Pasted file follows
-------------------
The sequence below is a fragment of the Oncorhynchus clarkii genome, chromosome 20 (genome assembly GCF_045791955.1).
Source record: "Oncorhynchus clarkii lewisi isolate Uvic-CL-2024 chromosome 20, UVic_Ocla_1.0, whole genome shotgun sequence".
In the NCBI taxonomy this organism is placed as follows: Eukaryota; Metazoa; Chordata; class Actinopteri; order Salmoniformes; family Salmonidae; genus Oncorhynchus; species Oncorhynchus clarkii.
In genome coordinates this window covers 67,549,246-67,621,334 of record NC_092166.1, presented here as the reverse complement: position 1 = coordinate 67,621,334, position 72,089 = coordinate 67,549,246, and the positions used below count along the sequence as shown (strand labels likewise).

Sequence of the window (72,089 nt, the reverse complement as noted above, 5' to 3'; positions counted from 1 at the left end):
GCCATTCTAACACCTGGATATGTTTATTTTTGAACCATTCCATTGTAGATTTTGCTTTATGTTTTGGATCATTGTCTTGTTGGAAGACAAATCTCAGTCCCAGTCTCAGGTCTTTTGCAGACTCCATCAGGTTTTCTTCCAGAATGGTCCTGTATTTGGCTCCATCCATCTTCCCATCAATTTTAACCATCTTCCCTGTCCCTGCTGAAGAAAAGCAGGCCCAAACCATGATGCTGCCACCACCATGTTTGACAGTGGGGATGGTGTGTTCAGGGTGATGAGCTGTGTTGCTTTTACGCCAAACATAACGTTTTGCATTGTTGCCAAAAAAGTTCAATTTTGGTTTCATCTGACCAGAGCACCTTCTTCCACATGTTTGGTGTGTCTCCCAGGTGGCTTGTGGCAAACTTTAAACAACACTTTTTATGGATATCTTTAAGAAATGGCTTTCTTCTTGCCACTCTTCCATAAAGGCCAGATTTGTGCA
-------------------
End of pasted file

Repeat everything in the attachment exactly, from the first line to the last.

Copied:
The sequence below is a fragment of the Oncorhynchus clarkii genome, chromosome 20 (genome assembly GCF_045791955.1).
Source record: "Oncorhynchus clarkii lewisi isolate Uvic-CL-2024 chromosome 20, UVic_Ocla_1.0, whole genome shotgun sequence".
In the NCBI taxonomy this organism is placed as follows: Eukaryota; Metazoa; Chordata; class Actinopteri; order Salmoniformes; family Salmonidae; genus Oncorhynchus; species Oncorhynchus clarkii.
In genome coordinates this window covers 67,549,246-67,621,334 of record NC_092166.1, presented here as the reverse complement: position 1 = coordinate 67,621,334, position 72,089 = coordinate 67,549,246, and the positions used below count along the sequence as shown (strand labels likewise).

Sequence of the window (72,089 nt, the reverse complement as noted above, 5' to 3'; positions counted from 1 at the left end):
GCCATTCTAACACCTGGATATGTTTATTTTTGAACCATTCCATTGTAGATTTTGCTTTATGTTTTGGATCATTGTCTTGTTGGAAGACAAATCTCAGTCCCAGTCTCAGGTCTTTTGCAGACTCCATCAGGTTTTCTTCCAGAATGGTCCTGTATTTGGCTCCATCCATCTTCCCATCAATTTTAACCATCTTCCCTGTCCCTGCTGAAGAAAAGCAGGCCCAAACCATGATGCTGCCACCACCATGTTTGACAGTGGGGATGGTGTGTTCAGGGTGATGAGCTGTGTTGCTTTTACGCCAAACATAACGTTTTGCATTGTTGCCAAAAAAGTTCAATTTTGGTTTCATCTGACCAGAGCACCTTCTTCCACATGTTTGGTGTGTCTCCCAGGTGGCTTGTGGCAAACTTTAAACAACACTTTTTATGGATATCTTTAAGAAATGGCTTTCTTCTTGCCACTCTTCCATAAAGGCCAGATTTGTGCA